For high after-tax wealth, build portfolios with downside risk management.
That’s what Frank Pape, director of strategies at Frontier Asset Management, tells ThinkAdvisor in an interview.
“If advisors aren’t focusing on after-tax returns, they’re missing the boat in doing the right thing for their clients,” said Pape, a CPA and chartered financial analyst who won a 2023 ThinkAdvisor LUMINARIES award in the category of thought leadership.
Frontier, based in Sheridan, Wyoming, manages risk-management strategies for financial advisors’ clients nationwide.
In the interview, Pape explains some of his tax strategies that go into building portfolios, including one, just launched, aimed at high-net-worth investors.
Not the least point he makes is Frontier’s clear way of defining risk: “risk of loss.”
Lose the “standard deviation” version, Pape recommends, adding that clients “don’t know what standard deviation means.”
In the interview, he also unpacks Frontier’s method of managing risk through “Dynamic Downside” and “FundFusion” for maximizing returns.
Here are highlights of our conversation:
THINKADVISOR: Have tax and estate planning become more important to the wealth management industry?
FRANK PAPE: Without a doubt. Think of all the assets out there in motion, [especially] those that are being passed between families.
What’s critical for advisors to know?
If advisors aren’t focusing on after-tax returns, they’re missing the boat in doing the right thing for their clients.
What’s the main goal at your firm, Frontier Asset Management?
To help advisors focus on how to define success.
Often I see advisors always focusing on pretax returns. If you have a taxable account, by definition you’re paying taxes on that, and you should try to look at the after-tax return strategy.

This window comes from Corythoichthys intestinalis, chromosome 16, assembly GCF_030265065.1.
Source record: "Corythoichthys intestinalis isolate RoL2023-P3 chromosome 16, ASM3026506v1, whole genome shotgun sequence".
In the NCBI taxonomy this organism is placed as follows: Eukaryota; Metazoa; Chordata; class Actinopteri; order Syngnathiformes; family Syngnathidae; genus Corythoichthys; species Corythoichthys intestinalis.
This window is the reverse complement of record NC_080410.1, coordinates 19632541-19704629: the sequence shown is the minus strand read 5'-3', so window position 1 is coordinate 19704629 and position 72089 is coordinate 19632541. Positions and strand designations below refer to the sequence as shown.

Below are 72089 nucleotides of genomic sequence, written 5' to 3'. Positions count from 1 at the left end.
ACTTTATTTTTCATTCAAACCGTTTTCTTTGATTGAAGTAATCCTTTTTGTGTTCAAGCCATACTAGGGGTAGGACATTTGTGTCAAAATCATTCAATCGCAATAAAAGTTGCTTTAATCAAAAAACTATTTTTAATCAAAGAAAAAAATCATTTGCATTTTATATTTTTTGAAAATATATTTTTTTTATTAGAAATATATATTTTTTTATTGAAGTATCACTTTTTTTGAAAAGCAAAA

Financial advisors usually don’t do tax return preparation or give specific tax advice. Right?
Most advisors don’t, but a good advisor should have an investment process that’s different for taxable and for non-taxable accounts.
Ten years ago that might have been switching taxable bonds for muni bonds. Today it’s different. It can be [through] asset allocation. It can be tax-loss harvesting or different funds.
Frontier’s website emphasizes: “Strategies designed to maximize after-tax return while minimizing downside risk.” Is that the firm’s focus?
Yes. It’s for all our strategies. The starting point is downside risk management.
So do you build portfolios based on certain tax strategies?
Yes. If you say that you want to lose no more than 10% over a 12-month period, we design a strategy trying to protect the downside and maximizing return over those 12 months.
We don’t have proprietary products. We put third-party products in our strategies.
Please explain what you call “Dynamic Downside” and “FundFusion.”
Because we’re trying to manage the risk, we’ll dynamically change our asset allocation through time. For example, we might have more in equities or less in equities.
Many strategies out there are almost “set it, forget it,” like it’s always 60/40. We can do 50/50, 40/60, 60/40. We dynamically manage the downside target and maximize returns from there.
Every month we update our cap market forecast and asset allocations.
What about FundFusion?